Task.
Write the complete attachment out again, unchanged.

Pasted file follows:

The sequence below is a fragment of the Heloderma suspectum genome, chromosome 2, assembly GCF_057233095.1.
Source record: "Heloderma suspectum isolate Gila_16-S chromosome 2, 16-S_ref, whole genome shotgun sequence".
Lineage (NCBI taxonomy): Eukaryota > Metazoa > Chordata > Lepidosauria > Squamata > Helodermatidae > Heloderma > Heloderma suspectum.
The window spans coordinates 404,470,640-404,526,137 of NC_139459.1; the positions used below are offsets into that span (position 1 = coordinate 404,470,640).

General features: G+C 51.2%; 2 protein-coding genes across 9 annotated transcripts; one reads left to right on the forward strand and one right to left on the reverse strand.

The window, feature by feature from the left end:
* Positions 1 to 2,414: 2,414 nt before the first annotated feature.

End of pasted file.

The sequence below is a fragment of the Heloderma suspectum genome, chromosome 2, assembly GCF_057233095.1.
Source record: "Heloderma suspectum isolate Gila_16-S chromosome 2, 16-S_ref, whole genome shotgun sequence".
Lineage (NCBI taxonomy): Eukaryota > Metazoa > Chordata > Lepidosauria > Squamata > Helodermatidae > Heloderma > Heloderma suspectum.
The window spans coordinates 404,470,640-404,526,137 of NC_139459.1; the positions used below are offsets into that span (position 1 = coordinate 404,470,640).

General features: G+C 51.2%; 2 protein-coding genes across 9 annotated transcripts; one reads left to right on the forward strand and one right to left on the reverse strand.

The window, feature by feature from the left end:
* Positions 1 to 2,414: 2,414 nt before the first annotated feature.